Compute-layer request routing - AWS Prescriptive Guidance

Compute-layer request routing

With compute-layer request routing, the code that runs in the compute layer determines whether to process the request locally or pass it to a copy of itself that’s running in another Region. When you use the write to one Region mode, the compute layer might detect that it’s not the active Region and allow local read operations while forwarding all write operations to another Region. This compute layer code must be aware of data topology and routing rules, and enforce them reliably, based on the latest settings that specify which Regions are active for which data. The outer software stack within the Region doesn’t have to be aware of how read and write requests are routed by the microservice. In a robust design, the receiving Region validates whether it is the current primary for the write operation. If it isn’t, it generates an error that indicates that the global state needs to be corrected. The receiving Region might also buffer the write operation for a while if the primary Region is in the process of changing. In all cases, the compute stack in a Region writes only to its local DynamoDB endpoint, but the compute stacks might communicate with one another.


        Compute-layer request routing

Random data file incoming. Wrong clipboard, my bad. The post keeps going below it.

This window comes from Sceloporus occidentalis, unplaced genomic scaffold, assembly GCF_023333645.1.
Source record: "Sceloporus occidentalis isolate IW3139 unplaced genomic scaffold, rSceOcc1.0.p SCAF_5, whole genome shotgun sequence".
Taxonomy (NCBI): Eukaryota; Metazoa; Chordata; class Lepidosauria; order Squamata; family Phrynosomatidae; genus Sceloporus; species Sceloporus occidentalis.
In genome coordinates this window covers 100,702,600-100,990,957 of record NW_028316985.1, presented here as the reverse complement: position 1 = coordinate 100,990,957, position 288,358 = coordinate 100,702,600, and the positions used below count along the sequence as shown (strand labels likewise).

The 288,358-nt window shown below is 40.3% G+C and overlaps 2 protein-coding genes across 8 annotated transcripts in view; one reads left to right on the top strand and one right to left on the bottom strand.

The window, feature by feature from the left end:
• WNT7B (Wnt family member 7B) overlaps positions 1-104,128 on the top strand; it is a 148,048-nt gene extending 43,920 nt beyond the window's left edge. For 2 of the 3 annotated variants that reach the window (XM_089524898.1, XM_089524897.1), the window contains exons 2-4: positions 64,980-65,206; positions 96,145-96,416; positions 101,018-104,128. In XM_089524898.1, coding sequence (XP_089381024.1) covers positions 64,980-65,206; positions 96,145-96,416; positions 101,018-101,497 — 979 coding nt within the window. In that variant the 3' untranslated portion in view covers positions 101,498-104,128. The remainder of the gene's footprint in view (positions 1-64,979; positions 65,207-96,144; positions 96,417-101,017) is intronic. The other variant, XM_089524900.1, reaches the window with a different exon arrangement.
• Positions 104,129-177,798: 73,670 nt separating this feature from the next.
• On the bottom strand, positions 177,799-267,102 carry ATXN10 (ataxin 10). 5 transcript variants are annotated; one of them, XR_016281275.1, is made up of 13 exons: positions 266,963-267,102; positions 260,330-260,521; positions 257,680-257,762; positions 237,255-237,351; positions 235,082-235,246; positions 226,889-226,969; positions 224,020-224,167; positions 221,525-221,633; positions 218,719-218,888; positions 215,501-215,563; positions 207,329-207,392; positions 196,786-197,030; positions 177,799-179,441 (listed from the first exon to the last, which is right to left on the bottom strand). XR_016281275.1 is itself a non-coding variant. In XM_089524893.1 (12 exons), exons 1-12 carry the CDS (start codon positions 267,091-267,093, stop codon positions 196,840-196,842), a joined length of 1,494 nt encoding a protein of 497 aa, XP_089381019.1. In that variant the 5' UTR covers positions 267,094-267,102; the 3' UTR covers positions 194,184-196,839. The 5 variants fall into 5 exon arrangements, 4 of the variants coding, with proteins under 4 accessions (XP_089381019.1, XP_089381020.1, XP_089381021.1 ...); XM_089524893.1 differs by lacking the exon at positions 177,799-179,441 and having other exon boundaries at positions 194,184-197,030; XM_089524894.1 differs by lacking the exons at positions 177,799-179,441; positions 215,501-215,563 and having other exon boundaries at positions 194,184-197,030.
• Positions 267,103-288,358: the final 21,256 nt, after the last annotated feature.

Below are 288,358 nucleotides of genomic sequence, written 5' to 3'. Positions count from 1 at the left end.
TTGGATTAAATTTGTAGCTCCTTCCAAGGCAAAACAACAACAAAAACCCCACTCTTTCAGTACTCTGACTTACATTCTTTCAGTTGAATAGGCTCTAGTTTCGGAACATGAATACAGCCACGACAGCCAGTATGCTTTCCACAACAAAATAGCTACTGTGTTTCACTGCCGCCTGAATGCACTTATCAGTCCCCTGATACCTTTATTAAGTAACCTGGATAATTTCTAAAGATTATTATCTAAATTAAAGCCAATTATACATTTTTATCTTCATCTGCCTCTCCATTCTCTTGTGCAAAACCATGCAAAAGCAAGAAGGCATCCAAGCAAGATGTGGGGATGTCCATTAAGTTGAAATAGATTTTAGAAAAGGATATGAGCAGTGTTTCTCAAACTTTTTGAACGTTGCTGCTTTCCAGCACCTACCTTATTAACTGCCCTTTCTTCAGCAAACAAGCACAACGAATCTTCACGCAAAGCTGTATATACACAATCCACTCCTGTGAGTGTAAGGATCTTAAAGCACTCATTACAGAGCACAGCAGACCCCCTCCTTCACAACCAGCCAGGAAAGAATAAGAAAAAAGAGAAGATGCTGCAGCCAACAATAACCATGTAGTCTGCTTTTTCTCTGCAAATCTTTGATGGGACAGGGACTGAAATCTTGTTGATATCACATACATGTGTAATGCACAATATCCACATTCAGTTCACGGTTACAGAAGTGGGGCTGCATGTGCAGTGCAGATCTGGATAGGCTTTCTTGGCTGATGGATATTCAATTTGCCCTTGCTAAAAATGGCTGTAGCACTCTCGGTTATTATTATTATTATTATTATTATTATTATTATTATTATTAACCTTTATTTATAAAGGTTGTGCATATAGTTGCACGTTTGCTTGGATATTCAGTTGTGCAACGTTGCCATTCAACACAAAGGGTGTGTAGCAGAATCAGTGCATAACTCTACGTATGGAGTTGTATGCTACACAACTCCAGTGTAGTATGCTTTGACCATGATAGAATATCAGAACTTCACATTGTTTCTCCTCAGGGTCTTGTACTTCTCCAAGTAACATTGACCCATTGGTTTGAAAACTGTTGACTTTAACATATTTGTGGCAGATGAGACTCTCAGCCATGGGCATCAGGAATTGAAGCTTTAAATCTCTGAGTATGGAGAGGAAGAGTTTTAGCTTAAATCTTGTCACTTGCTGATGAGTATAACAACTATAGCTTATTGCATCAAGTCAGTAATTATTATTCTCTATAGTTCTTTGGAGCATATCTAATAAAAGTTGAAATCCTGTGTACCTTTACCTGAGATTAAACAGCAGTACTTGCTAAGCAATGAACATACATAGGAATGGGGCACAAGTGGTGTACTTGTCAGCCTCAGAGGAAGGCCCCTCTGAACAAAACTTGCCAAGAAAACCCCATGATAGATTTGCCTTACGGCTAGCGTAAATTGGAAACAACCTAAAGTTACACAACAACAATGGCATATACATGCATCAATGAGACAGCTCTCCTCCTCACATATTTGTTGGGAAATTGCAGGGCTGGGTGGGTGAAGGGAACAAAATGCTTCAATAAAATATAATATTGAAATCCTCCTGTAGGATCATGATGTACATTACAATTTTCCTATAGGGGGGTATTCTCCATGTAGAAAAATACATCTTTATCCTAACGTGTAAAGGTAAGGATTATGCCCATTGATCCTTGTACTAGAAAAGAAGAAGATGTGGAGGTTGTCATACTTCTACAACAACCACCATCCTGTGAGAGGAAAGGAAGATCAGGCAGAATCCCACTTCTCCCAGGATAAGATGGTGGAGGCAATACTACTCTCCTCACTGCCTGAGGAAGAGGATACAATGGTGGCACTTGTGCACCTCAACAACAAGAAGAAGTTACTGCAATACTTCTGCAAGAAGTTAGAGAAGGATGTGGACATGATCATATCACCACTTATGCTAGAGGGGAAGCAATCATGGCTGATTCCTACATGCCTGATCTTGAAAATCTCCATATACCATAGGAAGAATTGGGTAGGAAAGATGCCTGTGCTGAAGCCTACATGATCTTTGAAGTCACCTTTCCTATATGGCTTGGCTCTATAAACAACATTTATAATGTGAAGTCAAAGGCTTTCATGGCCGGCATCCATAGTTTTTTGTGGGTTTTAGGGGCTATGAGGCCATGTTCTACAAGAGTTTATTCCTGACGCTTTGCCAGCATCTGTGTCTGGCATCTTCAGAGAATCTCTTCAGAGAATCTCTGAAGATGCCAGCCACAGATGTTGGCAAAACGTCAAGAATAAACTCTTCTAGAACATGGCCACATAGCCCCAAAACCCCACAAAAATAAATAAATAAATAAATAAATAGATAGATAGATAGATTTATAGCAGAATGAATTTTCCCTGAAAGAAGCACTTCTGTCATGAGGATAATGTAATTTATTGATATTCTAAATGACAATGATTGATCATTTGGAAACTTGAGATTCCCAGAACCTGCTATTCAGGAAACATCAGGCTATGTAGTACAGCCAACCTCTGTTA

The Vanguard Group uses a system called Global Orchestration and Status Tool (GOaST) and a library called Global Multi-Region library (GMRlib) for this routing process, as presented at re:Invent 2022. They use a follow-the-sun single primary model. GOaST maintains the global state, similar to the Route 53 ARC routing control discussed in the previous section. It uses a global table to track which Region is the primary Region and when the next primary switch is scheduled. All read and write operations go through GMRlib, which coordinates with GOaST. GMRlib allows read operations to be performed locally, at low latency. For write operations, GMRlib checks if the local Region is the current primary Region. If so, the write operation completes directly. If not, GMRlib forwards the write task to the GMRlib in the primary Region. That receiving library confirms that it also considers itself the primary Region and raises an error if it isn’t, which indicates a propagation delay with the global state. This approach provides a validation benefit by not writing directly to a remote DynamoDB endpoint.